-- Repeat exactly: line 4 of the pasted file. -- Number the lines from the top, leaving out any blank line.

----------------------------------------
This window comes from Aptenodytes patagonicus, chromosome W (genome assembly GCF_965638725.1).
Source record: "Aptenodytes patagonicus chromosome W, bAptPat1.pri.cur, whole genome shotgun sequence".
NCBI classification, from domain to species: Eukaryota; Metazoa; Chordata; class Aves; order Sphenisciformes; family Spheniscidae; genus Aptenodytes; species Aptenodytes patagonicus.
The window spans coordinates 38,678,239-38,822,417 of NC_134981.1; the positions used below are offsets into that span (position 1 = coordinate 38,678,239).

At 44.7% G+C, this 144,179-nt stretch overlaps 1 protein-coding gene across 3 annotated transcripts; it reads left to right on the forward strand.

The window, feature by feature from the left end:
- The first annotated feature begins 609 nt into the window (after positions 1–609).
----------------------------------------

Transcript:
The window spans coordinates 38,678,239-38,822,417 of NC_134981.1; the positions used below are offsets into that span (position 1 = coordinate 38,678,239).